Attendees included 1,700 people look for jobs, plus Philly companies like Aramark, PNC Bank, Peco, Thomas Jefferson University and Jefferson Health. Oh yeah, and Meek Mill showed up.

October 2018: A new community store

As Billy Penn first reported in October, the coffee corporation decided to open up a “community store” in West Philly’s Parkside neighborhood.

What is a community store, as Starbucks defines it? It’s a cafe that taps local, women- and person of color-owned firms for construction, hires local women and POC artists to decorate, uses local companies as suppliers, and dedicates interior space to programming designed to help residents flourish.

The store’s expected to be up and running in two years — and neighbors are actually pretty darn excited about it. Planning for this started a year before the arrests, according to several involved.

A Starbucks community store in Bedford-Stuyvesant, Brooklyn

A Starbucks community store in Bedford-Stuyvesant, Brooklyn

Courtesy Starbucks

January 2019: Needle disposal units

Starbucks opted to try out a controversial new idea at the same location of the April 2018 arrests.

In January, KYW reported that the Rittenhouse location installed a needle disposal unit, meant to provide people who use drugs with a safe way to toss their equipment. It’s part of an effort to keep Starbucks employees and customers safe from touching the used syringes.

January 2019: Former CEO runs for president

After all this, former Starbucks CEO Howard Schultz thought he’d ride the wave of media attention, announcing his unexpected bid for president. He’s been slammed for this decision by Democrats and Republicans alike — including by Philly coffee connoisseur Todd Carmichael, who founded La Colombe.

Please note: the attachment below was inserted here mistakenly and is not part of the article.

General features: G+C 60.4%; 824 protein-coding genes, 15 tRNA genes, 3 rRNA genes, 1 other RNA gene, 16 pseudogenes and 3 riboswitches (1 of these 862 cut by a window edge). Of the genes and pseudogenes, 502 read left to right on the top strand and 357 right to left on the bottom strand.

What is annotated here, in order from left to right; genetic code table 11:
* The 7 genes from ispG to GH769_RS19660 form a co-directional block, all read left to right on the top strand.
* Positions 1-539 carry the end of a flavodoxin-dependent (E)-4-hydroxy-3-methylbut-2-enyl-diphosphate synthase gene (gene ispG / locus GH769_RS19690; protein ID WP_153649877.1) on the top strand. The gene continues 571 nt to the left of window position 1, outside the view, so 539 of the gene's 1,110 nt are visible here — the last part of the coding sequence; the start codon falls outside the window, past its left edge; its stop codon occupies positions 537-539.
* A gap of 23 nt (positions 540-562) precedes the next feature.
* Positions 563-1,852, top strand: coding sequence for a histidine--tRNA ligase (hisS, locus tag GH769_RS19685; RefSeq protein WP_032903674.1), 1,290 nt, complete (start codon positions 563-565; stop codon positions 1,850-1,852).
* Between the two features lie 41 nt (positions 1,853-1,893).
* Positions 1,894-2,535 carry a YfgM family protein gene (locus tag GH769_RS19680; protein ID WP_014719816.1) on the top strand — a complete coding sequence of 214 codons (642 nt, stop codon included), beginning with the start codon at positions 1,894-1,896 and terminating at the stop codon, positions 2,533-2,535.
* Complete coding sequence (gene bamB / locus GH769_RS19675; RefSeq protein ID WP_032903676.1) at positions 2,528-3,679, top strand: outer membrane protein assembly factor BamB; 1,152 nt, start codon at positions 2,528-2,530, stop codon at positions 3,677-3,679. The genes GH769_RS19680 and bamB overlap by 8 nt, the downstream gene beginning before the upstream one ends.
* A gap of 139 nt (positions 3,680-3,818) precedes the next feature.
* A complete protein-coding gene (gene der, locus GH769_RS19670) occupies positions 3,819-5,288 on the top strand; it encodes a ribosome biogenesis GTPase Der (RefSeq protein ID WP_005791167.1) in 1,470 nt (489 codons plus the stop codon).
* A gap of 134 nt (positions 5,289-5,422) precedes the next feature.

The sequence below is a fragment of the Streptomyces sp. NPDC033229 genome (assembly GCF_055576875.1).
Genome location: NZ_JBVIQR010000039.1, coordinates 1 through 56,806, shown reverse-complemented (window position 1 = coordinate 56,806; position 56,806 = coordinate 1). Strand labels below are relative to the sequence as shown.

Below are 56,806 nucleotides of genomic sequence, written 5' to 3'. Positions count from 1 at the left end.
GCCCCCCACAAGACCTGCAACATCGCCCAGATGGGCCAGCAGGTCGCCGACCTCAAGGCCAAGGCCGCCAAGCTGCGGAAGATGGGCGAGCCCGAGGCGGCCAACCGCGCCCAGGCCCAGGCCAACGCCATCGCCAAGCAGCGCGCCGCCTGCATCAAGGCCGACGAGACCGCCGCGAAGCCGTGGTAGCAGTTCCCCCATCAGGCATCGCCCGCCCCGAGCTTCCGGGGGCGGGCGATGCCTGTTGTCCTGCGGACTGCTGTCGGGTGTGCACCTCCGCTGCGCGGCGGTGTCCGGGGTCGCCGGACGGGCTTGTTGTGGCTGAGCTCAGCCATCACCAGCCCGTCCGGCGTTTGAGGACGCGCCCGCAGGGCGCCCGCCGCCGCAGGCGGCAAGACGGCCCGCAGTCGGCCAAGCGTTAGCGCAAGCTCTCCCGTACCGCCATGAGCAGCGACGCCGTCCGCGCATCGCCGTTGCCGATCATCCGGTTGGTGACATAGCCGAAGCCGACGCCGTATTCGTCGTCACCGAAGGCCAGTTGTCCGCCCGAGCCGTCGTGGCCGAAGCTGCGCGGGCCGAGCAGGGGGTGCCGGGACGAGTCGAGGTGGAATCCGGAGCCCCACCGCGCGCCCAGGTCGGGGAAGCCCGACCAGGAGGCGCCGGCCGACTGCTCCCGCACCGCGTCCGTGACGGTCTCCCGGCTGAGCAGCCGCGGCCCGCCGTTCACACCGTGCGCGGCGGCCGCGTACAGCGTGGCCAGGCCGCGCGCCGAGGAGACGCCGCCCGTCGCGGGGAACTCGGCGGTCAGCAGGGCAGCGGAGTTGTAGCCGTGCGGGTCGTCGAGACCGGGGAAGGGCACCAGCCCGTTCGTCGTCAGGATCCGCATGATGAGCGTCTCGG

Schultz made a pseudo-campaign appearance in Philadelphia in February, when he spoke at the Free Library’s Parkway Central branch.

February 2019: A Starbucks in Dilworth Park

Public art advocate Conrad Benner of the Streets Dept blog caught wind that the Center City District was allowing a Starbucks to open at Dilworth Park. Benner’s post was like lighting a fuse, one that almost instantly set ablaze Philly’s internet community. Folks were enraged that public space would turn into a corporate outpost.

Things got more dramatic when Benner started a change.org petition against the development, which raked in more than 8,000 signatures.

Eventually, the two sides came together — with Benner conceding that it was too late to undo the Dilworth Park Starbucks, and CCD President Paul Levy admitting that the process could’ve been more inclusive of public input.

“It is a sign of success that people are so passionate about the place, even if they sometimes disagree on specifics,” the two wrote in a joint statement. “We value that passion, and we will work together to give voice to all who love Dilworth Park.”

Rendering of the incoming coffee kiosk at Dilworth Park

Rendering of the incoming coffee kiosk at Dilworth Park

Center City District

April 2019: Fishtown wants no part of all of this

Meanwhile, Fishtown is thoroughly uninterested in the spectacle that is Starbucks.

For nearly a year, the coffee giant was planning a store for an under-construction building on Frankford Avenue. But the idea required a zoning variance, and when it came time for the neighborhood to weigh in, they were less than enthused.

At a Fishtown Neighborhood Association meeting, the RCO voted 50-14 against the shop.

With an unruly year behind us, only time will tell what’s next for the billion-dollar coffee chain. But if we could stomach the last 12 months, it’s safe to say Philadelphia’s can handle it.

Want some more? Explore other Philly Starbucks arrests stories.